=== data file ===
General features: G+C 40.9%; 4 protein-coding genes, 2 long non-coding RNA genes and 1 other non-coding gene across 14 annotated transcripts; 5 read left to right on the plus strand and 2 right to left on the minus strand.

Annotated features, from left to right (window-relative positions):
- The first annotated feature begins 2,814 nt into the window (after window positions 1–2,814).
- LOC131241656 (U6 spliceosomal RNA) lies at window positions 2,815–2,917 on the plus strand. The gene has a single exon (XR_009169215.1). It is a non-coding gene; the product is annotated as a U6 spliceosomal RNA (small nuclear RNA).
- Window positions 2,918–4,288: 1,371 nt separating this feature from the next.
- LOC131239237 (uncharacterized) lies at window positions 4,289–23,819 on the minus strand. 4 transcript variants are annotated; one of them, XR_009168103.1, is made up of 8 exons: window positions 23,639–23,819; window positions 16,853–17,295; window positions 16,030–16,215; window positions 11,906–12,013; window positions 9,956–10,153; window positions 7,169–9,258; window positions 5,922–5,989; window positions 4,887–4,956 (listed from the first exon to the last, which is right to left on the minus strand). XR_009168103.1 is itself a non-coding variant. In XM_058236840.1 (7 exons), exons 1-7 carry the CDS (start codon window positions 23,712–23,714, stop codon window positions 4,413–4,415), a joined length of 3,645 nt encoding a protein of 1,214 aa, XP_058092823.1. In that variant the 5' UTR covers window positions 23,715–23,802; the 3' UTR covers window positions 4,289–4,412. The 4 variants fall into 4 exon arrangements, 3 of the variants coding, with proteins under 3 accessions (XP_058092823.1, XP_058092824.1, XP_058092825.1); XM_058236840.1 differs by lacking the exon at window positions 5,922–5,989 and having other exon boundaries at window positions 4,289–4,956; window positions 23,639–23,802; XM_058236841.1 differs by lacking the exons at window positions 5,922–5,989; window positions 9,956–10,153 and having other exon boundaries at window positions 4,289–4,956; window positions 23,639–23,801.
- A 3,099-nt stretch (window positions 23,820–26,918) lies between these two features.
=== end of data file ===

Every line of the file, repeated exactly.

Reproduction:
General features: G+C 40.9%; 4 protein-coding genes, 2 long non-coding RNA genes and 1 other non-coding gene across 14 annotated transcripts; 5 read left to right on the plus strand and 2 right to left on the minus strand.

Annotated features, from left to right (window-relative positions):
- The first annotated feature begins 2,814 nt into the window (after window positions 1–2,814).
- LOC131241656 (U6 spliceosomal RNA) lies at window positions 2,815–2,917 on the plus strand. The gene has a single exon (XR_009169215.1). It is a non-coding gene; the product is annotated as a U6 spliceosomal RNA (small nuclear RNA).
- Window positions 2,918–4,288: 1,371 nt separating this feature from the next.
- LOC131239237 (uncharacterized) lies at window positions 4,289–23,819 on the minus strand. 4 transcript variants are annotated; one of them, XR_009168103.1, is made up of 8 exons: window positions 23,639–23,819; window positions 16,853–17,295; window positions 16,030–16,215; window positions 11,906–12,013; window positions 9,956–10,153; window positions 7,169–9,258; window positions 5,922–5,989; window positions 4,887–4,956 (listed from the first exon to the last, which is right to left on the minus strand). XR_009168103.1 is itself a non-coding variant. In XM_058236840.1 (7 exons), exons 1-7 carry the CDS (start codon window positions 23,712–23,714, stop codon window positions 4,413–4,415), a joined length of 3,645 nt encoding a protein of 1,214 aa, XP_058092823.1. In that variant the 5' UTR covers window positions 23,715–23,802; the 3' UTR covers window positions 4,289–4,412. The 4 variants fall into 4 exon arrangements, 3 of the variants coding, with proteins under 3 accessions (XP_058092823.1, XP_058092824.1, XP_058092825.1); XM_058236840.1 differs by lacking the exon at window positions 5,922–5,989 and having other exon boundaries at window positions 4,289–4,956; window positions 23,639–23,802; XM_058236841.1 differs by lacking the exons at window positions 5,922–5,989; window positions 9,956–10,153 and having other exon boundaries at window positions 4,289–4,956; window positions 23,639–23,801.
- A 3,099-nt stretch (window positions 23,820–26,918) lies between these two features.